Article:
“Unlike 5 or 6 years ago, today the audience has no patience for a question on whether climate change is real or not.”
Over the past six years, I have presented scores of keynotes on adaptation to climate change to planners (and those who provide direction to planners), such as the Federation of Canadian Municipalities. Over this period, I have seen substantial positive change by the planning community regarding the need to factor adaptation to climate change into planning frameworks. Indeed, five or six years ago, the question of whether climate change was real or not would often be asked; in contrast, recently, this question was presented to me in front of several hundred planners, and the questioner was almost immediately dismissed with a collective moan from the audience.
I believe the positive response to embrace adaptation comes from a visceral driver: most have either experienced the horrendous impacts of flooding directly, or they have seen extreme weather hit a nearby town that could have easily been their own. And by the way, it is flooding that is the big challenge—more than 50 per cent of all property and casualty claims in Canada are flood related, with hail, wind, ice, and fire comprising the rest.
“The new challenge for the planning sector is to appreciate that we still have greater climate change and extreme weather yet to come.”
The new challenge for the planning sector is to appreciate that we still have greater climate change and extreme weather yet to come. As challenging as the new weather regime is today, things will for certain get worse going forward. Planning for future extreme weather is critically important, as the capital stock turnover of built infrastructure tends to be slow, typically exceeding 50 to 100 years. Thus, as we build housing, commercial real estate, drainage systems, electricity infrastructure, et cetera, we must anticipate weather that will be more challenging than we are currently experiencing.
“Between now and 2030, the world’s population will increase by 1.5 billion people, which when added to the current level of 7.3 billion, will yield 8.8 billion people that will demand GHG-intensive goods and services.”
To expand on this point, it is attractive to think that through meetings like COP 21 that the world will reduce its global greenhouse-gas (GHG) footprint as a result of COP commitments. However, nothing achieved at COP will change the reality that 80 per cent of current world energy supply comes from approximately one-third each of coal, oil, and natural gas—all of which are fossil fuel sources. By 2030, according to the International Energy Agency, this ratio will remain, but with a total global GHG emissions footprint that will be at least 20-per-cent greater than present, which will result as a direct outcome of population growth. More specifically, between now and 2030, the world’s population will increase by 1.5 billion people, which when added to the current level of 7.3 billion, will yield 8.8 billion people that will demand GHG-intensive goods and services.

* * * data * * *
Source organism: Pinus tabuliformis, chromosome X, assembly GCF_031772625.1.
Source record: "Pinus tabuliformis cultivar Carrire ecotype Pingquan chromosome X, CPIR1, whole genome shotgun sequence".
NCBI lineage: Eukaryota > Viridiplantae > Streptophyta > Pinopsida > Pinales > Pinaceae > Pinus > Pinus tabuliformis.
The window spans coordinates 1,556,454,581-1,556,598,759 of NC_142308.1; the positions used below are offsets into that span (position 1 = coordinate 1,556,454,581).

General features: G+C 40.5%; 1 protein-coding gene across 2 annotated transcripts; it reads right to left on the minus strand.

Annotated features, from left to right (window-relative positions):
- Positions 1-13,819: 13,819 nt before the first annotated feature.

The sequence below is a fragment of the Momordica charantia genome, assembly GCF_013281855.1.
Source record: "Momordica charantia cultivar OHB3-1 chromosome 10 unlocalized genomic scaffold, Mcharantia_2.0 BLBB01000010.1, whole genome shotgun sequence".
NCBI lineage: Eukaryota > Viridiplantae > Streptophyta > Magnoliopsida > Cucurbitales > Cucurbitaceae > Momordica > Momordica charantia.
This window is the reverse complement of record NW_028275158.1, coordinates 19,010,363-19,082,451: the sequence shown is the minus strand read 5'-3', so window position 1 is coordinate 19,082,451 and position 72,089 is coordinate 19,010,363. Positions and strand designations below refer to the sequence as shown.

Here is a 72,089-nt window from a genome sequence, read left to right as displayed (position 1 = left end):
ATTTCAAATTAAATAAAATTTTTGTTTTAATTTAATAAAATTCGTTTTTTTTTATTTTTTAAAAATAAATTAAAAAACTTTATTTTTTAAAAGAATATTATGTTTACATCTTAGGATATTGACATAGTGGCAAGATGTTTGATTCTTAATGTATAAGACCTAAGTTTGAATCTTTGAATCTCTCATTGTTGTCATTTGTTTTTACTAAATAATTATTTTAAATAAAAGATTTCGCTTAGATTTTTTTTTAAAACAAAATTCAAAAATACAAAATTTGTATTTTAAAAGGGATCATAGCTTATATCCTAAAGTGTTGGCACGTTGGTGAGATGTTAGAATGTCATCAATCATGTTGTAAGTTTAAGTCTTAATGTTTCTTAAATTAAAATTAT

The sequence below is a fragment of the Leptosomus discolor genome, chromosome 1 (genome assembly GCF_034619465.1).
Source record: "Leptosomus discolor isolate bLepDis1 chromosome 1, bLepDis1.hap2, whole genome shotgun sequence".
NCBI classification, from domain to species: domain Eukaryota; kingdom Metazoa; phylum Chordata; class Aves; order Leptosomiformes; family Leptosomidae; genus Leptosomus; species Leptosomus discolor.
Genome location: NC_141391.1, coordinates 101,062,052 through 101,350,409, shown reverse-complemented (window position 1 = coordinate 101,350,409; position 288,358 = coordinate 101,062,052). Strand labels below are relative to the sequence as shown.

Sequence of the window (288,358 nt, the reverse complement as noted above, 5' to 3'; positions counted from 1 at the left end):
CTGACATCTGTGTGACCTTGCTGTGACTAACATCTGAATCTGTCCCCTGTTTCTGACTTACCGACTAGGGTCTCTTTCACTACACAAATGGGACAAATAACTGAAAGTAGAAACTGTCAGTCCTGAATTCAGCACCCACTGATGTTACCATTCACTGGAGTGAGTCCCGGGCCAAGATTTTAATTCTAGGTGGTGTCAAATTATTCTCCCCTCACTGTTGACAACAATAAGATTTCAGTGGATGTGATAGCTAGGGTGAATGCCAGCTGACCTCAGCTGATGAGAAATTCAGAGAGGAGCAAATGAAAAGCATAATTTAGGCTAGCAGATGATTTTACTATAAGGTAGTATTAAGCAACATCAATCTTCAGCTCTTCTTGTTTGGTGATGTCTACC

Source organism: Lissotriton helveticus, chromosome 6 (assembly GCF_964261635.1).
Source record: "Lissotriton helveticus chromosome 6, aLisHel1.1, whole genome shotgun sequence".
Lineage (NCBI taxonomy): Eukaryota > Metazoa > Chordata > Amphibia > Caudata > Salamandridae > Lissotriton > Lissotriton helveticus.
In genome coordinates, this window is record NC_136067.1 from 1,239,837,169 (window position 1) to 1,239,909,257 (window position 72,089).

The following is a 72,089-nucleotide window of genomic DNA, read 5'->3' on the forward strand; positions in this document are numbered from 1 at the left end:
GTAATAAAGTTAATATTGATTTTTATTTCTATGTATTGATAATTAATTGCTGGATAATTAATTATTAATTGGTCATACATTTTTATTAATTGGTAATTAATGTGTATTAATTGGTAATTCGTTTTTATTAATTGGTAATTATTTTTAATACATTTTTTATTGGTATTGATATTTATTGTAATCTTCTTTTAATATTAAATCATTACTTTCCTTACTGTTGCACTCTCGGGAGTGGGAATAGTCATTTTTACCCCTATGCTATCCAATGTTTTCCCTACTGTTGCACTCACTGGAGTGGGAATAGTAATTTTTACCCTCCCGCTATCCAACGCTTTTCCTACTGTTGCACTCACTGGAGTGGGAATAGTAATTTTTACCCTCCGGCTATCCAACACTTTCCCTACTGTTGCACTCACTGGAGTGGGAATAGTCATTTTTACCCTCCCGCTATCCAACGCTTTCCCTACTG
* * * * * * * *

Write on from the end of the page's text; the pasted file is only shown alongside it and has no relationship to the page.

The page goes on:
So how should planners think about and address this formidable reality?
- It should be a call to arms to align their profession with climate modellers who can help them to better anticipate the new climate and extreme weather reality to be factored into planning decisions.
- Planners need to understand that extreme weather cannot be ignored. If you try to cheat the system, you will eventually lose, and management by disaster will be the outcome.
- Planners need to understand that at the time of new build or retrofits, it generally costs no more to build a system properly that to build it improperly; however, if you build it improperly, and soon thereafter have to retrofit a system to take climate change into account, the costs will be formidable.
“The one thing we now know for certain is that the costs of not acting far exceed the costs of acting—financially and socially.”
The one thing we now know for certain is that the costs of not acting far exceed the costs of acting—financially and socially. Accordingly, the expertise of planners to factor climate change adaptation into infrastructure development is inextricably linked to future societal well-being.
This article was originally published on ReNew Canada’s website
Blair Feltmate is the head of the Intact Centre on Climate Adaptation with the University of Waterloo’s Faculty of Environment.